This Is What Military Veterans Are Thinking When They Visit Your Company for the First Time

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Mar 10, 2016
This article is part of a series called How-Tos.

I used to manage a 30-person office for a national military recruiting firm. We placed transitioning military service members into Fortune 500 companies all over the United States. One of the worst hires I ever made was more than 10 years ago.

“Margaret” was an employee lead given to me by my corporate office in Atlanta. She interviewed well and said all the right things, and I eventually hired her. From the beginning, she had trouble fitting in. She was a loud East Coaster, working in a laid back San Diego office. She brought lunch every day, microwaving her bacon made from soy in the breakroom — her “fakin’ bacon” would stink up the entire 4,000 foot office. At our company Christmas party, her date was her 16-year-old son.

More significantly than any of these “fit” issues, she couldn’t close any clients. At the end of her four-month probationary period, I had to let her go.

I saw her a couple of years later in a successful sales job and we had coffee. We talked and she asked about the office — after listening to my quick update she said, wistfully, “I was really trying hard to belong there.” Margaret finally answered the question she forgot to ask during her initial interviews. She was trying to fit in to a culture that clearly wasn’t for her — one that I should have seen was not for her either.

People will look past quite a bit when they are excited about landing a job. But that’s when they should be paying the most attention.

When I send veterans to their first interview, I tell them they shouldn’t hope to fit in — they either do or they don’t. Company culture is not going to change if they get an offer, and they need to trust their gut feel. Here is what veterans are thinking when they visit your company for the first time, and the questions you can answer to get them to look and only look at your opportunity.

  • Are people here for a job or for a career? Veterans are looking for a company to call home and a mission to dedicate themselves to. Yes, pay and benefits are important, but veterans need to believe in what they are doing and the organization they are a part of. They will be looking for people who are watching the clock and are not personally invested in their work, while also on the lookout for someone going the extra mile.
  • Is everyone here on the same team? Regardless of position in the company, veterans can tell if employees are truly a team and are working toward the same goals. Do people greet one another? Do employees know what goes on all over the site, not just in their area? Do managers know their employees and are they present in their work spaces? Do people look out for one another professionally? Veterans know immediately if everyone in the boat is rowing in the same direction.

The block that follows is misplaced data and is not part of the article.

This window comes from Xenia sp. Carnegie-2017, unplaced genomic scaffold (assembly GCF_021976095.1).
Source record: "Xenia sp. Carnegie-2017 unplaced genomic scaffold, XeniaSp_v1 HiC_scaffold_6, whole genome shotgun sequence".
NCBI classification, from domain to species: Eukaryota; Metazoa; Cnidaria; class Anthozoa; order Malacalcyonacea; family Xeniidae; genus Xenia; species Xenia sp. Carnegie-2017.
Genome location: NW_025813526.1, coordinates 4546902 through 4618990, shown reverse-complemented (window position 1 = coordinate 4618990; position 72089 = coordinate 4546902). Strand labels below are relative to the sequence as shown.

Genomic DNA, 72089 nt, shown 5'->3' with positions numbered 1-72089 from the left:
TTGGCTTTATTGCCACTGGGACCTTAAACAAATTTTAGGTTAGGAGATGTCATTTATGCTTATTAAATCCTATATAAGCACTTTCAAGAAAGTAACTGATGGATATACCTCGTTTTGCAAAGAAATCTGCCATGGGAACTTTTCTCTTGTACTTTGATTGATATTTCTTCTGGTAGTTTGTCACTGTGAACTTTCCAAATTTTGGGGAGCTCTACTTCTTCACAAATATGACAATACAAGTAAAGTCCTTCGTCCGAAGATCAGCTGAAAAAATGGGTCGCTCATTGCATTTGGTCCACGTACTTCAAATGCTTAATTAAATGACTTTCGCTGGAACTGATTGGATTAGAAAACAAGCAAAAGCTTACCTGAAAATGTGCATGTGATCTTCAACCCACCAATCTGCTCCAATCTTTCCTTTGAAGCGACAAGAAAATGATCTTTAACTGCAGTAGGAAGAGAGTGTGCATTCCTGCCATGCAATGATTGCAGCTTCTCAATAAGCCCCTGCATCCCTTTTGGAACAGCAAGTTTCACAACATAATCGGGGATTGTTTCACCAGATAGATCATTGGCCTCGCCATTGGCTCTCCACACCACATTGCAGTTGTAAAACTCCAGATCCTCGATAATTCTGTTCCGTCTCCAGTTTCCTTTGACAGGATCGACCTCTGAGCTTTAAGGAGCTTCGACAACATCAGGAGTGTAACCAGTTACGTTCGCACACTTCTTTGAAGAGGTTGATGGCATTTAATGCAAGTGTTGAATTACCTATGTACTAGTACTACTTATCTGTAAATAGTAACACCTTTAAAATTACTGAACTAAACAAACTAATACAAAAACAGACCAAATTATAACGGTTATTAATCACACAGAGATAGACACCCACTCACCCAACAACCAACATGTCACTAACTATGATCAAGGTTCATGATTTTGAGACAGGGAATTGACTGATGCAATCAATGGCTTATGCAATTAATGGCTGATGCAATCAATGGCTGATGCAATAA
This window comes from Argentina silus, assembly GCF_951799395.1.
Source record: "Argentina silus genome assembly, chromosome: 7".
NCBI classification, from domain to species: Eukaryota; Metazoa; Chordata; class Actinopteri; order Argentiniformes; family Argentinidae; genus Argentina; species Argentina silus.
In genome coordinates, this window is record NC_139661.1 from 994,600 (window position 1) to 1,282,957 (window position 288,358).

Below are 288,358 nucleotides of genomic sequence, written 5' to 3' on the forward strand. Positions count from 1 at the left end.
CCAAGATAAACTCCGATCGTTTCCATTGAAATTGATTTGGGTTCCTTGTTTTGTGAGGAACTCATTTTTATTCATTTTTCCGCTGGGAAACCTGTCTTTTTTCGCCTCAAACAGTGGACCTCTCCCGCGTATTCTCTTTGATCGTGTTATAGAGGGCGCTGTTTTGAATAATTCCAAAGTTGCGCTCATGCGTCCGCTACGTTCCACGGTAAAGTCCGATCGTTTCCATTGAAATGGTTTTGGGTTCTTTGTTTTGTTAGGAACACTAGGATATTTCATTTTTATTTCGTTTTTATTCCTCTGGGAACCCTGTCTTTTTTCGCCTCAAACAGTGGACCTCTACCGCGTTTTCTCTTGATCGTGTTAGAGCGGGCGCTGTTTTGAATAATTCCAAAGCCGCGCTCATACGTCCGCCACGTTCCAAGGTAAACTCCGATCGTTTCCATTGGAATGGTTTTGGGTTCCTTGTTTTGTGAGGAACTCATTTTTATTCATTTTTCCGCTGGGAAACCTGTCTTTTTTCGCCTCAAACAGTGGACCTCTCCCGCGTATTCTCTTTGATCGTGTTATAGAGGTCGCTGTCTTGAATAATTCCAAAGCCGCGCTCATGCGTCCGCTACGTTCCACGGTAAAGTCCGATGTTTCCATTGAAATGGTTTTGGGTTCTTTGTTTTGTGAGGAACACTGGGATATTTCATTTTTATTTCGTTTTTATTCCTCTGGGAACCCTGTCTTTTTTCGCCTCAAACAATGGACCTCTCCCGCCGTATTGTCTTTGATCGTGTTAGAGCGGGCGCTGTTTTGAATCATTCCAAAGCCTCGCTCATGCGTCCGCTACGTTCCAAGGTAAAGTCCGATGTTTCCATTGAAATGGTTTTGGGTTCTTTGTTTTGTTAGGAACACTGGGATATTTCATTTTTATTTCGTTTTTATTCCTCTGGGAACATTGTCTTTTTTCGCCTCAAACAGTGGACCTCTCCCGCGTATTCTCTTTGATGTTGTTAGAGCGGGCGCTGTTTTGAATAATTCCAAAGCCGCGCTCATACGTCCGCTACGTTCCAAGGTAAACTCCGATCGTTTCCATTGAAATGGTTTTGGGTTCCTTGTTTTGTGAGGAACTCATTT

• What are my opportunities for advancement? Understanding that they are not going to be promoted tomorrow, veterans want to know how they can advance and move to the next level in their careers. Consistently performing under high expectations with clear goals in their military careers, veterans will want to apply what they know to the next stage of their career. Give them a target to aim for, or they will aim somewhere else. 
  • What are the training and professional development opportunities? Professional conferences, training, volunteer opportunities, and cross-functional development are all great ways to prove to veterans they will can continually sharpen their skills and advance their career. Veterans will always be looking for opportunities to grow and contribute in their company.

And just as veterans will be assessing your company’s culture, as a recruiter you must assess their role as well. While many veterans successfully transition to the civilian workforce every year, some do not possess the flexible mindset to adapt to the corporate world. It is a challenge to see the forest for the trees — with all of those questions about the job, it is easy to forget to look for signs that someone may not fit in.

I’ve learned from my mistake with Margaret and spend more time assessing fit than I used to. Take a step back and visualize this veteran in your company, as a member of the team, contributing to the bottom line. It’s the final and critical piece to ensure a successful hire.


This article is part of a series called How-Tos.
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